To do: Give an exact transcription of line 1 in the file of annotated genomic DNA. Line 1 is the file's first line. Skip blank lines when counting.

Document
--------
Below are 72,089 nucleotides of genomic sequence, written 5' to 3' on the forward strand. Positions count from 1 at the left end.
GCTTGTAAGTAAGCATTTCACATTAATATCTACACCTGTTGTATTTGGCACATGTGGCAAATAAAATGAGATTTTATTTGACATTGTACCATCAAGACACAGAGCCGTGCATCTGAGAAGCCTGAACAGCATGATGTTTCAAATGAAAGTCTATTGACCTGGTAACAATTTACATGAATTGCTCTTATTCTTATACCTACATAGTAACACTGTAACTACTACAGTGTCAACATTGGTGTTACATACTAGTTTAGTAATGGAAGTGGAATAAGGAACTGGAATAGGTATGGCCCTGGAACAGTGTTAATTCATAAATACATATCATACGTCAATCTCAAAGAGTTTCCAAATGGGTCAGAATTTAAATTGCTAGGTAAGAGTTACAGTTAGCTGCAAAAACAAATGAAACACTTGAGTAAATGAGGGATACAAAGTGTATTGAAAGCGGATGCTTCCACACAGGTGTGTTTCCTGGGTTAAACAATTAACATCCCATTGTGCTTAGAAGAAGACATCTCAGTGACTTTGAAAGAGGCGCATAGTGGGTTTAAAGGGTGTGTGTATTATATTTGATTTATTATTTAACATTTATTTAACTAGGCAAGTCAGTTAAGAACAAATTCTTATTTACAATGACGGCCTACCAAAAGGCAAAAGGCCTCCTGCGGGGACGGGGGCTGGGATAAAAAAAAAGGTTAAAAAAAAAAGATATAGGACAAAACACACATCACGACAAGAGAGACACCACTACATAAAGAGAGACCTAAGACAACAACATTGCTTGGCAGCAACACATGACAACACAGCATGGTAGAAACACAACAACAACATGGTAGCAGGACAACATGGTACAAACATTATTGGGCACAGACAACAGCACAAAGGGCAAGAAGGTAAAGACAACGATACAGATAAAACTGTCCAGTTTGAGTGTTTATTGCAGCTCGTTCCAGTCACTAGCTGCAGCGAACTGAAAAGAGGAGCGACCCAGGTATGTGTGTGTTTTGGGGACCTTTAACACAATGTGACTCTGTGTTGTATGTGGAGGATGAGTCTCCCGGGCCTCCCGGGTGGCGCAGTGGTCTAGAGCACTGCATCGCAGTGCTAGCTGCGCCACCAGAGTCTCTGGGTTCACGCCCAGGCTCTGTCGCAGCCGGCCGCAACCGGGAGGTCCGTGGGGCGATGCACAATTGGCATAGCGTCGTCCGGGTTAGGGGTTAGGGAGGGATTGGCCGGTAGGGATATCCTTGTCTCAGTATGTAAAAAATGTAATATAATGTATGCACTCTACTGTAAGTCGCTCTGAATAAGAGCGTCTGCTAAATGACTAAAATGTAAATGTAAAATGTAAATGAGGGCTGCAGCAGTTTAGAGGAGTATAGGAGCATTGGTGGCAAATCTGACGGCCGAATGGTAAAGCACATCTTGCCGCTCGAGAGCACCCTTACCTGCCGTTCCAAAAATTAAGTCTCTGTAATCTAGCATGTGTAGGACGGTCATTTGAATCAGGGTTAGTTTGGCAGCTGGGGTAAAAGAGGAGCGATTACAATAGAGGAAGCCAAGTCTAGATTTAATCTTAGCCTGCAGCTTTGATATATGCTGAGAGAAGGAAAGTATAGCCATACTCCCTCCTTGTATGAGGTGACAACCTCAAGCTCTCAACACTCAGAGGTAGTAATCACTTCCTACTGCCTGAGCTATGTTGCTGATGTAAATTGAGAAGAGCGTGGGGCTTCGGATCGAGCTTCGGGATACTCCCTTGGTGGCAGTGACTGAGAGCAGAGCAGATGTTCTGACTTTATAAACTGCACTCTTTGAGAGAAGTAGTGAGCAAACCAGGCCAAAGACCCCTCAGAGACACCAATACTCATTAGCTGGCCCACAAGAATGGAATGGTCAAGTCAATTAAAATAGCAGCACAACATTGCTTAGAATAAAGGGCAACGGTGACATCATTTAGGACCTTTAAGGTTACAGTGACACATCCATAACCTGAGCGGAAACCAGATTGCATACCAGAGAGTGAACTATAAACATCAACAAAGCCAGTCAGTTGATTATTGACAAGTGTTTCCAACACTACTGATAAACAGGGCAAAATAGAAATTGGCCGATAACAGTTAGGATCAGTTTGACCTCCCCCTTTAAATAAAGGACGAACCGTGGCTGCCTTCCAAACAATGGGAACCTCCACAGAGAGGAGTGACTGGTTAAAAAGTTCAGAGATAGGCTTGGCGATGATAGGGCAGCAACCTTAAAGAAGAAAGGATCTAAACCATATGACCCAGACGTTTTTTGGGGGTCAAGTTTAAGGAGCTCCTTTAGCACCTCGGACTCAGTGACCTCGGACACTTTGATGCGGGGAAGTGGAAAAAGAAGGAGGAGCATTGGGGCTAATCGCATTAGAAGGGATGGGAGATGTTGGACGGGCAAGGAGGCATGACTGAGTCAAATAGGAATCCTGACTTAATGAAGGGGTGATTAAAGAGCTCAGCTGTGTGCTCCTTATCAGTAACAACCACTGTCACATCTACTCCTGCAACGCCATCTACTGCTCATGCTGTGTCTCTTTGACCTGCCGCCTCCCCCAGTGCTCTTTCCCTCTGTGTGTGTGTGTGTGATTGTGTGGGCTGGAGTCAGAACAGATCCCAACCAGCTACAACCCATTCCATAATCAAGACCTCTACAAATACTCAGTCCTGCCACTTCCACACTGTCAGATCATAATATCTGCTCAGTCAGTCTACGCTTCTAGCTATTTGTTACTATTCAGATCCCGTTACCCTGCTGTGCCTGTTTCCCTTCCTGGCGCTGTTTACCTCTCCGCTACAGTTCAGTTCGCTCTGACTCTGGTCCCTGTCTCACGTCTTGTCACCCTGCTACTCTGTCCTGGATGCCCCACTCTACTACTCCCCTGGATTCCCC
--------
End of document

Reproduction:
Below are 72,089 nucleotides of genomic sequence, written 5' to 3' on the forward strand. Positions count from 1 at the left end.